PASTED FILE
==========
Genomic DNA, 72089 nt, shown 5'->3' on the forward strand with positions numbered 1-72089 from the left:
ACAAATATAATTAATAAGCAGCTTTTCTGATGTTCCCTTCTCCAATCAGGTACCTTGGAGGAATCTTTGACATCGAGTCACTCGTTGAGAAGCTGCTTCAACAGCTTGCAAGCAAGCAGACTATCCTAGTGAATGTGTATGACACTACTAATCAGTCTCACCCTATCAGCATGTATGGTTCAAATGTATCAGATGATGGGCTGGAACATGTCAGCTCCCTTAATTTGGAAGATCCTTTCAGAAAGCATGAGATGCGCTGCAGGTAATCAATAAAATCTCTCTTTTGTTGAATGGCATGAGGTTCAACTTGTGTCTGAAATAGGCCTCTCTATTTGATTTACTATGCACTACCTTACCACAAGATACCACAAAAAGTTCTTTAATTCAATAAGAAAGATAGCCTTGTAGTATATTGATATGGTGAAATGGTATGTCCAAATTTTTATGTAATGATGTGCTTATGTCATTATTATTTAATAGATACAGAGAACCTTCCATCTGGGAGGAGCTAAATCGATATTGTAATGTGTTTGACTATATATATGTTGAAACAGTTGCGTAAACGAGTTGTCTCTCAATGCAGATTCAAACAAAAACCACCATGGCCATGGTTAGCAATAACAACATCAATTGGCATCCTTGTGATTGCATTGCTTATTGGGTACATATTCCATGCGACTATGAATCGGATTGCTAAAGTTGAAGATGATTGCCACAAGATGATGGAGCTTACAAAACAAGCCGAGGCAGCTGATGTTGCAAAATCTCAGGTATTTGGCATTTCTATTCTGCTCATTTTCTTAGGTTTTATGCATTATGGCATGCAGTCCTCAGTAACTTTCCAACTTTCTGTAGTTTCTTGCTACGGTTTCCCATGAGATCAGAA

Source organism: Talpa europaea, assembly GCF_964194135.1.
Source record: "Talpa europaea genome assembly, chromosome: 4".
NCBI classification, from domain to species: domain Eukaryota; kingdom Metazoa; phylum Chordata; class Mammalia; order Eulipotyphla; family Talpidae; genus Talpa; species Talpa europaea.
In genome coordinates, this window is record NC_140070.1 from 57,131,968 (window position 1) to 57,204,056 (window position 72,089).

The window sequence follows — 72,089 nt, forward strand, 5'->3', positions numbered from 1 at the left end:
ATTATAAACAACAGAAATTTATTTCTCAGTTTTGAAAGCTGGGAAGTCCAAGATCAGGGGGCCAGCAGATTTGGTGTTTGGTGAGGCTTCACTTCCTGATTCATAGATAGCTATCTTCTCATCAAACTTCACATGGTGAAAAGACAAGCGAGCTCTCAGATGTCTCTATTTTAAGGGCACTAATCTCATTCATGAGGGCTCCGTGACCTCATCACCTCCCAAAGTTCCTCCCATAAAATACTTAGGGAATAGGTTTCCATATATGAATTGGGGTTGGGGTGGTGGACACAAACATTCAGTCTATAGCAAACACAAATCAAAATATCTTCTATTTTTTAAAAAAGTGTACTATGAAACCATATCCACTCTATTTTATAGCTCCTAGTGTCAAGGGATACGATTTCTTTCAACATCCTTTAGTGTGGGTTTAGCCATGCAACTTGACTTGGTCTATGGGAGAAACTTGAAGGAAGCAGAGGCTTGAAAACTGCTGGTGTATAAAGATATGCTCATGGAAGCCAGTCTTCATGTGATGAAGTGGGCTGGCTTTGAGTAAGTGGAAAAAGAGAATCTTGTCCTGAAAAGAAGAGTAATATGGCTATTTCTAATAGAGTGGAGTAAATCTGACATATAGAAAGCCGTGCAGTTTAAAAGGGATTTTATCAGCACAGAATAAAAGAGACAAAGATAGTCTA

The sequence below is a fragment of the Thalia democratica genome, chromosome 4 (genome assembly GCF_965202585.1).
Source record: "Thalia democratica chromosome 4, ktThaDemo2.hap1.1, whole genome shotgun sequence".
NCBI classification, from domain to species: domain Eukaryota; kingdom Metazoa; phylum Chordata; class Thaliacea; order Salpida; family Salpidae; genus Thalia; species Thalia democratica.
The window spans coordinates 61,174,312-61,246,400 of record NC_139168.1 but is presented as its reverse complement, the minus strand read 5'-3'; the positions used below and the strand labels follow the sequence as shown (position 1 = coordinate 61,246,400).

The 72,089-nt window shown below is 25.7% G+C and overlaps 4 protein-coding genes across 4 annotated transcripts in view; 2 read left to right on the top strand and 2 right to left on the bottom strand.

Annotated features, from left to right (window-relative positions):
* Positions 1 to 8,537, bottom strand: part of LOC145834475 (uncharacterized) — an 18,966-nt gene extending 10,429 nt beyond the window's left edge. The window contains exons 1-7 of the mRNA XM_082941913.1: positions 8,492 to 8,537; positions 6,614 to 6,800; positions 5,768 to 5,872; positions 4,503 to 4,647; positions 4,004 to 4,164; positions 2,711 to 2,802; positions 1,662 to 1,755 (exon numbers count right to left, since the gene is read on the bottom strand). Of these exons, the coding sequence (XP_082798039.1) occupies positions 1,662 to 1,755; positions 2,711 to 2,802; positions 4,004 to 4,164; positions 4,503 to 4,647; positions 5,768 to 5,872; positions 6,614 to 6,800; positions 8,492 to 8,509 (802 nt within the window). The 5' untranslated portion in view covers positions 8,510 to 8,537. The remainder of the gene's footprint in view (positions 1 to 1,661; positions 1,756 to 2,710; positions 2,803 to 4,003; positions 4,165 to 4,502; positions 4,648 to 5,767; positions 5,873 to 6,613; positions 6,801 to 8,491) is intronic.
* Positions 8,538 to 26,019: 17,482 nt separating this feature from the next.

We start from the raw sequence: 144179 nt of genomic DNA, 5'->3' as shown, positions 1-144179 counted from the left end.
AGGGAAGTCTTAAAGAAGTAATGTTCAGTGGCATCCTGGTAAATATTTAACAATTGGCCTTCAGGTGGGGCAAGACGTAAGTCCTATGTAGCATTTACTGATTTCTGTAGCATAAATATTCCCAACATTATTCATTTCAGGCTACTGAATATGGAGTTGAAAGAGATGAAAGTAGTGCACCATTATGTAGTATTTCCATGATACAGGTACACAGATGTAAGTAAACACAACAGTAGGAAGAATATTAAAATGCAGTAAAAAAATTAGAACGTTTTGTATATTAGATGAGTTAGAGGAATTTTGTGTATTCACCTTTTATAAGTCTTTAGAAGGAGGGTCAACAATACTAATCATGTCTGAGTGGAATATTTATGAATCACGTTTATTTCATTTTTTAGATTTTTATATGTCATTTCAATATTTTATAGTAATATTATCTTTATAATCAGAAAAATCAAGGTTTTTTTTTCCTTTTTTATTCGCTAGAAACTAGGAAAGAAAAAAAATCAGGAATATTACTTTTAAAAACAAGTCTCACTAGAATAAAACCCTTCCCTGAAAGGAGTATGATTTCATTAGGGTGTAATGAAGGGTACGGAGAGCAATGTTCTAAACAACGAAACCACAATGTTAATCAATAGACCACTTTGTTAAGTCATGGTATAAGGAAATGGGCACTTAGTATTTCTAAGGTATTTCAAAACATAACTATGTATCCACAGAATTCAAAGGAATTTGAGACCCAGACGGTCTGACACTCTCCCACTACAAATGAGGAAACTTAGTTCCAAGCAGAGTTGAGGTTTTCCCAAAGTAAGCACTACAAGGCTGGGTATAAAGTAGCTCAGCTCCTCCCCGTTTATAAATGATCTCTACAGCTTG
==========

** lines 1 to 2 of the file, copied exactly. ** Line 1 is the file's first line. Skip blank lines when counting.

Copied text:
Genomic DNA, 72089 nt, shown 5'->3' on the forward strand with positions numbered 1-72089 from the left:
ACAAATATAATTAATAAGCAGCTTTTCTGATGTTCCCTTCTCCAATCAGGTACCTTGGAGGAATCTTTGACATCGAGTCACTCGTTGAGAAGCTGCTTCAACAGCTTGCAAGCAAGCAGACTATCCTAGTGAATGTGTATGACACTACTAATCAGTCTCACCCTATCAGCATGTATGGTTCAAATGTATCAGATGATGGGCTGGAACATGTCAGCTCCCTTAATTTGGAAGATCCTTTCAGAAAGCATGAGATGCGCTGCAGGTAATCAATAAAATCTCTCTTTTGTTGAATGGCATGAGGTTCAACTTGTGTCTGAAATAGGCCTCTCTATTTGATTTACTATGCACTACCTTACCACAAGATACCACAAAAAGTTCTTTAATTCAATAAGAAAGATAGCCTTGTAGTATATTGATATGGTGAAATGGTATGTCCAAATTTTTATGTAATGATGTGCTTATGTCATTATTATTTAATAGATACAGAGAACCTTCCATCTGGGAGGAGCTAAATCGATATTGTAATGTGTTTGACTATATATATGTTGAAACAGTTGCGTAAACGAGTTGTCTCTCAATGCAGATTCAAACAAAAACCACCATGGCCATGGTTAGCAATAACAACATCAATTGGCATCCTTGTGATTGCATTGCTTATTGGGTACATATTCCATGCGACTATGAATCGGATTGCTAAAGTTGAAGATGATTGCCACAAGATGATGGAGCTTACAAAACAAGCCGAGGCAGCTGATGTTGCAAAATCTCAGGTATTTGGCATTTCTATTCTGCTCATTTTCTTAGGTTTTATGCATTATGGCATGCAGTCCTCAGTAACTTTCCAACTTTCTGTAGTTTCTTGCTACGGTTTCCCATGAGATCAGAA